Read 1 Samuel 1:1-20
Reading Hannah's story, I can't help but think back to first grade. In first grade there was a girl who had the same name as me, Erin. She was enormously tall (hit puberty really early and was the size of an adult) compared to all of the rest of us lowly first graders. And she was mean. I don't know what it was about her, but she had this way of making everyone want to be friends with her, but if you somehow didn't measure up, she was simply mean to you.
I wanted to be her friend. I think the biggest reason I wanted to be her friend had less to do with who she was and more to do with the fact that I had never met anyone who had ever taken a dislike to me. I wanted to be liked. I wanted to be accepted. Most of all, I thought if she'd give me a chance, we could be friends. Yet, there was that big issue of her being a bully that really got in the way of all of my goals for our relationship.
I remember trying so hard to be friends with her. I don't remember exactly what was said, but I remember her saying something not very nice about a handicapped girl in our class. I agreed with her in that way where you're like "yeah, uh huh" but not in the "I wholeheartedly agree with you" sort of way, and suddenly she's telling everyone "what I said" even though "what I said" was not what I actually said, but the mean thing she had said and I had half-heartedly agreed with her (to make her like me). It was in this moment I figured out and learned that I would never please this girl, I'd never be accepted by her, and frankly, I didn't ever want to be friends with someone as cruel as her.
First grade was tough!
I just think about that bully from time-to-time. She caused so much stress, anxiety, and heartache in my own heart at that time. Yet, she taught me a lot about the person I didn't want to be.
Bullies are hard, aren't they? We look at Hannah and her relationship with her own bully, Peninnah. Peninnah chose to constantly open and expose that super sore spot on Hannah's heart, her lack of children. I've always thought that the timing of Peninnah's cruelty made things even worse. She chose to bring it up to Hannah whenever they'd go to the house of the Lord. Peninnah's cruelty would have questioned God's provision, God's love, and even God's presence in Hannah's life. So many questions could have risen out of her intentional cruelty. Had Hannah done something to close herself off from God? Could God rescue her and give her the desires of her heart?
Even in the midst of all the questions that would have arisen from the bullying, Hannah chose to take her heart to God's house and lay it at God's feet, entirely exposed. She laid out her anxiety, she laid out her need, she laid out her grievances, and she entrusted the result into His capable hands.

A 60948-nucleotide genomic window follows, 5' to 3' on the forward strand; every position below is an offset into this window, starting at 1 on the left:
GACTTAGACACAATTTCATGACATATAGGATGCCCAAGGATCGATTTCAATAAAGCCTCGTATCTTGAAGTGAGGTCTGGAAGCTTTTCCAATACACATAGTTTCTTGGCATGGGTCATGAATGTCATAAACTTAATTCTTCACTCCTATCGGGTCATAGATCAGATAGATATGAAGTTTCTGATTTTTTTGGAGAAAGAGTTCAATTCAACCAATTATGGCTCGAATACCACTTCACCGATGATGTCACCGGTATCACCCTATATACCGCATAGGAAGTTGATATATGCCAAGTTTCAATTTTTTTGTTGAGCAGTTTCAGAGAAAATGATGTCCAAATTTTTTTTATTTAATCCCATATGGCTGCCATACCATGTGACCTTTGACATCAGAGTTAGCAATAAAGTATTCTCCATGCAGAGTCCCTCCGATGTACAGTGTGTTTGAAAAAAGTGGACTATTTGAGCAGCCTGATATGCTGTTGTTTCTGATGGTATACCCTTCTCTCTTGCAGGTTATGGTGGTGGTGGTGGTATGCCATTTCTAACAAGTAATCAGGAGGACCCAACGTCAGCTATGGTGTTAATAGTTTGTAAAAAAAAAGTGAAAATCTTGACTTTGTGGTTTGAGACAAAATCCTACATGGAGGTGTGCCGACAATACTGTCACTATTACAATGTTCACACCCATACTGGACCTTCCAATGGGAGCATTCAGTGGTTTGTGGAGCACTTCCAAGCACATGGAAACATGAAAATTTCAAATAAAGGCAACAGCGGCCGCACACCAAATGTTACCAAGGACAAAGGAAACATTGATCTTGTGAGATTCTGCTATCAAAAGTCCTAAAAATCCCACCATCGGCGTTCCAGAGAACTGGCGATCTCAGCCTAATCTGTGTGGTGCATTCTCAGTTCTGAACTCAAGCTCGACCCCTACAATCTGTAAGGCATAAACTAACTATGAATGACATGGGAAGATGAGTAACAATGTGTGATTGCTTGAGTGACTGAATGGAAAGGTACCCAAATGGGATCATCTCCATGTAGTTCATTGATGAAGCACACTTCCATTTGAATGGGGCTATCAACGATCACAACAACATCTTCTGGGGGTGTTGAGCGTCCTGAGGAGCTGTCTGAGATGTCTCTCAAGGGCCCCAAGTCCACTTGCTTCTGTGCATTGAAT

Let's consider three lessons we learn from Hannah:
Take it to the Lord. In the midst of everything, she took her broken heart, her frustrations, her need, her lack, her wants, her desires straight to God's house and laid them at His feet. How often do we take our broken hearts, wants, needs, desires, etc. to a sympathizing friend rather than to God? How often do we turn to anyone else but Him for help? Hannah did neither of those things in this story, she took it to God. God's the only one who could remedy her situation.
Treat those around you gracefully. Eli had mistaken her prayer as a sign of drunkenness. Hannah didn't fly off the handle at this offense. She didn't react offended or offensively. She simply told him the truth and explained what she was doing. I recently read a book that talked about how it isn't always the "important" people who decide our fate (whether or not we get that job we so long for), but sometimes it's the people in the lowly positions whose word decides our fate. I wonder if Hannah had reacted differently if God would have come through with her answered prayer and blessing? Would God have responded with the blessing if she had chosen to treat those around her with a bad attitude?
Prayer requires humbly acknowledging and depending on God's sovereignty. Simply going to God with any need requires us to understand that He's the only one who can do something about it. He's sovereign. His timing is perfect. He works it all out for the good of those who love Him. He has a plan for each one of our lives. Sometimes the answers to our prayers is a "no" and sometimes it's a "wait" but no matter what, He hears us and is working to our benefit. God could have said no to Hannah. He could have said wait to Hannah. Instead, He says Yes to Hannah. It all started with humbly acknowledging God's position in her life.
What are we building?
Hannah built a family and a legacy on prayer. What are we building our family on? What's our family's foundation?